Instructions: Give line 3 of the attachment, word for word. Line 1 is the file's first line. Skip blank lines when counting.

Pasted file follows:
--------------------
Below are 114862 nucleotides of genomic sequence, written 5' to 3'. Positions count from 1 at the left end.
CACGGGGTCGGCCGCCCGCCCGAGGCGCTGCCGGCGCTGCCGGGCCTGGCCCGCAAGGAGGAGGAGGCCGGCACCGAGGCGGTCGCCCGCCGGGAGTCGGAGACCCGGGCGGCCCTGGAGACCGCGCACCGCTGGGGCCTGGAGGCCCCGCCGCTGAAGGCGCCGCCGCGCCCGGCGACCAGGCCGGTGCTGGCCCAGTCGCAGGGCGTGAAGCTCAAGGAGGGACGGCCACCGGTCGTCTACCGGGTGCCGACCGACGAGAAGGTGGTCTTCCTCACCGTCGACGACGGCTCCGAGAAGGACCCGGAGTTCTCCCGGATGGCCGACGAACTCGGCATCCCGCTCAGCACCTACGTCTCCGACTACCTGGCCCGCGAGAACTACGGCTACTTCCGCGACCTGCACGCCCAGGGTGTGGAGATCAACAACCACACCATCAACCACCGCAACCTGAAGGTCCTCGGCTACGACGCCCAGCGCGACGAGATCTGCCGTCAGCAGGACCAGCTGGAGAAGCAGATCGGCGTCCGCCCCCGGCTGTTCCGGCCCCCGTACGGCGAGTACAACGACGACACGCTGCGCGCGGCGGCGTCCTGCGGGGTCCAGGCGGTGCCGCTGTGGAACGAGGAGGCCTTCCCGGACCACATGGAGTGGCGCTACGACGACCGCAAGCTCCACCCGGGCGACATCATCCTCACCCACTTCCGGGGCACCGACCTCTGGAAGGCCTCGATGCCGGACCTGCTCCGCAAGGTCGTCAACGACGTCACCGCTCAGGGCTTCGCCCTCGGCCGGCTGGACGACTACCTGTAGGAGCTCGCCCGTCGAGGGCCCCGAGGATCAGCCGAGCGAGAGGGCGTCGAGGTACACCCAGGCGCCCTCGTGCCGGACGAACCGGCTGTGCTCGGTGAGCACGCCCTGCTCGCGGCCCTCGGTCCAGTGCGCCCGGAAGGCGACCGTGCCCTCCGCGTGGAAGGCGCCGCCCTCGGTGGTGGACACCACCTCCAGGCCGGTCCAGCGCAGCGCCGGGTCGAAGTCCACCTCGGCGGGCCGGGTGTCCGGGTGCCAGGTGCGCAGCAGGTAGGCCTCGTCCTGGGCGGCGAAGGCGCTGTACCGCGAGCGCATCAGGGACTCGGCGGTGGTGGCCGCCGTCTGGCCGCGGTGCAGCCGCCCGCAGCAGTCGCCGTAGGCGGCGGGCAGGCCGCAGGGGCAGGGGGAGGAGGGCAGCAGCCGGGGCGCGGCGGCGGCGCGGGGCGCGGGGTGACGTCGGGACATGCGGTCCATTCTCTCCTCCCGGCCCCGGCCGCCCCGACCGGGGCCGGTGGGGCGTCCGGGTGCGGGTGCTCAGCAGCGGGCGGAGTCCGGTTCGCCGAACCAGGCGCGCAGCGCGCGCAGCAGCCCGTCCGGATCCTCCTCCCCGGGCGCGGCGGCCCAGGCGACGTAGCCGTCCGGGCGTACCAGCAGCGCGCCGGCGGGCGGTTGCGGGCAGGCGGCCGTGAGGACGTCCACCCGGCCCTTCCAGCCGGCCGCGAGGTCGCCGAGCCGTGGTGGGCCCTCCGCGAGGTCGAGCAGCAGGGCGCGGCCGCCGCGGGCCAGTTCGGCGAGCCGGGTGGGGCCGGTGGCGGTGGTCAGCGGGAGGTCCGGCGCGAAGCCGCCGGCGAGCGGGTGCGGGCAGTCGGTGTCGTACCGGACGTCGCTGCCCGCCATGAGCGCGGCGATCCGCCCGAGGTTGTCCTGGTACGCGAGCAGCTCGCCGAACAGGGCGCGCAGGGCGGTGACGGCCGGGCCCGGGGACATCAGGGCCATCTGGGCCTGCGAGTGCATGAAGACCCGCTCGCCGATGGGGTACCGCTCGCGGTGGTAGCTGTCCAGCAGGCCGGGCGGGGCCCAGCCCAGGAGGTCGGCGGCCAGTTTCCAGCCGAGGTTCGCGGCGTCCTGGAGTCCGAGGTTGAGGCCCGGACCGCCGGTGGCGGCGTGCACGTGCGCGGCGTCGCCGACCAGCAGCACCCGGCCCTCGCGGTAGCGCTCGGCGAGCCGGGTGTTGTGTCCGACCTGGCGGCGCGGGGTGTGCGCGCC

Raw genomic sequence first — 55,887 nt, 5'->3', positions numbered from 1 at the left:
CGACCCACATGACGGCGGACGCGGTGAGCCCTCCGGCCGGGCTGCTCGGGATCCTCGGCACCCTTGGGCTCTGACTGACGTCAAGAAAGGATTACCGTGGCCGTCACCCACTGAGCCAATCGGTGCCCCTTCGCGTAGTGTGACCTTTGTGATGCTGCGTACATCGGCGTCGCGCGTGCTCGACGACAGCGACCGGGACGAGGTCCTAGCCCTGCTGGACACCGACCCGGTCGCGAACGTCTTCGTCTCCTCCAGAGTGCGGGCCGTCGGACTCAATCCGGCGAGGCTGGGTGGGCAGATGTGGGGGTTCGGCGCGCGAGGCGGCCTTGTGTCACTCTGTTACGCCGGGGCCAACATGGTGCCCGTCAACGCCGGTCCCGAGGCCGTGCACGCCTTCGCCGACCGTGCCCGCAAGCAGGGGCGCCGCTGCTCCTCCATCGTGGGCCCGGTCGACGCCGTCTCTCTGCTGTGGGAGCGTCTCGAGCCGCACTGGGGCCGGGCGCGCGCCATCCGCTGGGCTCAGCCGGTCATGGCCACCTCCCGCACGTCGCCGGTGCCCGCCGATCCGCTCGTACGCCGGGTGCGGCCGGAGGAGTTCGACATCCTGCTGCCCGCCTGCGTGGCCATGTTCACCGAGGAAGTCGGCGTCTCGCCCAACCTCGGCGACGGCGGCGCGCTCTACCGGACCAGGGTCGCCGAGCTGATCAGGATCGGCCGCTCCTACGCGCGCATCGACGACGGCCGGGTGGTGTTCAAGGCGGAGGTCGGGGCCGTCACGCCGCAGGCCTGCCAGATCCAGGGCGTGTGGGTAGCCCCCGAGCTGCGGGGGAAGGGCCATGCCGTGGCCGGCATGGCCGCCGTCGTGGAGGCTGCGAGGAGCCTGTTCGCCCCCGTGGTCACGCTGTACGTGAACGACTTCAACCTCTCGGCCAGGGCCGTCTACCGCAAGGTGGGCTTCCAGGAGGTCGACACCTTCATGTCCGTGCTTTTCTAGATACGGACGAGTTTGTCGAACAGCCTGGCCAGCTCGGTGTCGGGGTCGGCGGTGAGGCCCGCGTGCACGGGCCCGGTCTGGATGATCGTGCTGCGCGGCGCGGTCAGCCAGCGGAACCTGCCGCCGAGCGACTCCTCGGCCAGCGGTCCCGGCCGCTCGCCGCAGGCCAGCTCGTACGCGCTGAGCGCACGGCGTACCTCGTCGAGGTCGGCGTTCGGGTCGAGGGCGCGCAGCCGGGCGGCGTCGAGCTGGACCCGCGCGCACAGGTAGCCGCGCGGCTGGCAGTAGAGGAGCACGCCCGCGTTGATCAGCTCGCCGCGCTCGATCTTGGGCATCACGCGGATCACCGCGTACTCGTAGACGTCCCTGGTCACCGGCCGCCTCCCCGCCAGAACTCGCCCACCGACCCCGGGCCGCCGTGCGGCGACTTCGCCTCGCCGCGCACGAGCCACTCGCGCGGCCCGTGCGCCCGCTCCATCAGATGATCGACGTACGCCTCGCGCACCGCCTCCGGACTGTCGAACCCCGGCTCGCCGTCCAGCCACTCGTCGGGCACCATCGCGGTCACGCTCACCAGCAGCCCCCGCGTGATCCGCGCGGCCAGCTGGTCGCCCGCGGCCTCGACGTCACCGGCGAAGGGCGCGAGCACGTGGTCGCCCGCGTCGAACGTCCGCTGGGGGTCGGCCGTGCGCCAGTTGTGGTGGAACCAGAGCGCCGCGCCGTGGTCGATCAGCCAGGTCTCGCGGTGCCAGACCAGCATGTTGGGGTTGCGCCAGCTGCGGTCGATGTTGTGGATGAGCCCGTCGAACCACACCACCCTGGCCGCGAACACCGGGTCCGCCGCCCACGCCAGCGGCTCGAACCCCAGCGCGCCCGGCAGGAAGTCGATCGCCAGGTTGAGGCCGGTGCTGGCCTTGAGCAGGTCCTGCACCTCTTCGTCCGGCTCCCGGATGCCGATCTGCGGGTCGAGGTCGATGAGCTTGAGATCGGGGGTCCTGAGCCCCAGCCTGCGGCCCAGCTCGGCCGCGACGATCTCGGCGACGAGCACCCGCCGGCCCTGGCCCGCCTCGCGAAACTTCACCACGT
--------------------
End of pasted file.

Raw genomic sequence first — 55,887 nt, 5'->3', positions numbered from 1 at the left: